It is all too easy to get caught up in the world of ‘not enoughness’. In an age where we are constantly being told that we need more, should aim for more, deliver more, earn more and want more is it any wonder that not having enough, doing enough or being enough is one of our greatest social cripplers and fears.
One of the biggest issues of this feeling of ‘not-enoughness’ is how it can impact the way in which you view your capacity to give and contribute. When you focus on what you don’t have it can have a paralyzing effect. Not only can you find yourself living in the interim moment – I am here, but when I am there I will be in a far better position to give more and do more – but you can also easily fall into the trap that there won’t be enough to go round so I best hold on tightly to what I do have.
So why is it that so often it is those that seem to have so little that seem to give so much? Recent studies by post doctorate students at UC Berkeley suggest that those who give more are not focused on what they can give ie/ sum or amount but on the connection that can be established through the act of giving. The researchers found that those who had less but gave more recognized the sense of community that was built through their contribution and the subsequent feeling of shared strength and empowerment that came from the act of giving. Essentially the focus was not on what was being given away but on what was being generated and gained through acts of generosity.
As leaders and managers of our own careers, teams and businesses we all face the issue of having to do more with less. There never seems to be enough time, resources or skillsets to deliver what is needed. However if you aren’t careful your can very easily find yourself operating through a scarcity lens which can sabotage both your success and your progress.
People with a scarcity mentality tend to see the world (including the workplace) in terms of win-lose. Whilst it often is not about being malicious it manifests in negative workplace cultures and individual outlooks. People with this mindset typically hold onto knowledge, resources, people and staff with a tight reign. They find it difficult to share recognition, power or profit. They keep things close and small because they can control or influence situations with ease.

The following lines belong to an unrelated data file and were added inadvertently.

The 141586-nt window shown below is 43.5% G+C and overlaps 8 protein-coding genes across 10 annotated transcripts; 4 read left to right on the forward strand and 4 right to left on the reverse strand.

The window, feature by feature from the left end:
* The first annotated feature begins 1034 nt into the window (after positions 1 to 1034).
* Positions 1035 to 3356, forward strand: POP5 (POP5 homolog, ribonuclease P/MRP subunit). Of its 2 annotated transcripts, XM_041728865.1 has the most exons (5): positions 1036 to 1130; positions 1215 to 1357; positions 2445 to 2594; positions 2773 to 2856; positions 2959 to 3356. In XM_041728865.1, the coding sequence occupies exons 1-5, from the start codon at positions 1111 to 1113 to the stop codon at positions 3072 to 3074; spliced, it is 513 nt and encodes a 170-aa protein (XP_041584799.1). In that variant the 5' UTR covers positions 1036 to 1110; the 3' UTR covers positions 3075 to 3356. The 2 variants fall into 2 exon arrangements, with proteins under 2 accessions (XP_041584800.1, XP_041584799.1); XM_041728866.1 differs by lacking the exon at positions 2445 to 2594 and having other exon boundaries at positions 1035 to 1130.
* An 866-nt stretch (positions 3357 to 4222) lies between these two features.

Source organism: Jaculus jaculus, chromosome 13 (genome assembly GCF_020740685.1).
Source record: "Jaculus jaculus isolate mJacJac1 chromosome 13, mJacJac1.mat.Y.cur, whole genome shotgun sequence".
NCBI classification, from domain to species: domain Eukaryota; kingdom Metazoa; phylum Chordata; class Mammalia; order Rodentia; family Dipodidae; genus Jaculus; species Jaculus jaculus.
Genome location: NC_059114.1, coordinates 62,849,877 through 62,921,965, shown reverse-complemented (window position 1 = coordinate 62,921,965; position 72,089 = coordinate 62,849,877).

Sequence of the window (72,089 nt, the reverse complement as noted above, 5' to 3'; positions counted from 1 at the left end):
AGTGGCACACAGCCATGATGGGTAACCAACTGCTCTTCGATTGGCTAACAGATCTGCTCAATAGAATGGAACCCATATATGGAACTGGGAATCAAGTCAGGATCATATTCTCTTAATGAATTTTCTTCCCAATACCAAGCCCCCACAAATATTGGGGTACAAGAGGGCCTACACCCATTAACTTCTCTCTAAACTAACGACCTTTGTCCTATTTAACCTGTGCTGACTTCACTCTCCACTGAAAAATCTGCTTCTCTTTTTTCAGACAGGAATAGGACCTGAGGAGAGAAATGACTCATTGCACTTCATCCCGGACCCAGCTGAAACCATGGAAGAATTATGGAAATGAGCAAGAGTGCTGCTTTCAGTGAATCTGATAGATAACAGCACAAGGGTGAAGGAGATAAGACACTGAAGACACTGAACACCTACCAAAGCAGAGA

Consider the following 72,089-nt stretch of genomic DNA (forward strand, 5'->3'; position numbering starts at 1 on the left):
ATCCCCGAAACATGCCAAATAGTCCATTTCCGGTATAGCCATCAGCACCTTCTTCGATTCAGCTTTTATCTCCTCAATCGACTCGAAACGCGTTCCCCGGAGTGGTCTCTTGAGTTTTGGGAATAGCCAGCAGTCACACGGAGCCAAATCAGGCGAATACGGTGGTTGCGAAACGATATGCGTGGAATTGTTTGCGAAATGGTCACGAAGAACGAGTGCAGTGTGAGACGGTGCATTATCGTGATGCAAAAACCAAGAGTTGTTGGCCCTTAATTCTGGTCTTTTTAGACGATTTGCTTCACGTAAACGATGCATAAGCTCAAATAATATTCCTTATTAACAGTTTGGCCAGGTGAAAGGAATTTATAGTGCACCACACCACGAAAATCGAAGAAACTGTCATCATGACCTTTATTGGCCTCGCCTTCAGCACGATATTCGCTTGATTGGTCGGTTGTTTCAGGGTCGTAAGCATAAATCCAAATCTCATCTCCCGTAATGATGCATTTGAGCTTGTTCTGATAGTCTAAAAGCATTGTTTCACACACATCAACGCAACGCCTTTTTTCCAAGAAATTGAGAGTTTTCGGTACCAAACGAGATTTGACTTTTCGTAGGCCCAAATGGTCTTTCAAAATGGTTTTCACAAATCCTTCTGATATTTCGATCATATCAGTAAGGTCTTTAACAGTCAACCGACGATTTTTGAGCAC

Interestingly though when you give generously of your own time, resources and skills you seem to gain more in return – the circle seems to complete itself with a greater sense of energy, capability and power. Firstly generosity seems to breed generosity. As many of us will have experienced, leaders and colleagues who have given generously and contributed to our own careers feel a greater sense of ‘pay it forward’ because we know the impact that it can have. When we have a team that recognizes this, not only are individual capabilities leveraged but also loyalty, engagement and productivity are greatly enhanced.
Generous leaders view the world through a lens of abundance where much is to be gained rather than lost. This does not mean that they are simply available 24/7 and act in a ‘fairy godmother’ manner granting wishes to all who ask. Rather they place great value in genuinely connecting with their team and understanding how best to maximise and align individual talents, knowledge and skillsets. They value fit and healthy workplace cultures that deliver exceptional results and work hard to build and protect them.
Generous leaders recognize the power of investing and do so through deliberate and purposeful action. They are genuinely happy for the successes, well-being, achievements and recognition of other people. They give of their own time, knowledge and networks to help others and contribute to their success because in doing so they believe they can all – both individually and collectively – achieve more. They are comfortable in letting go and are connected enough to their team to recognize who and how to let go to in order to achieve what is required.
In thinking about your own workplaces, businesses and teams I would encourage you to think about how you can lead from a spirit of generosity. As leaders and influencers in our communities and workplaces we all have the ability to act generously and inspire it in others… not only is it a mindset it is a choice and one that we can choose to act on daily.
As always I would love to hear your thoughts.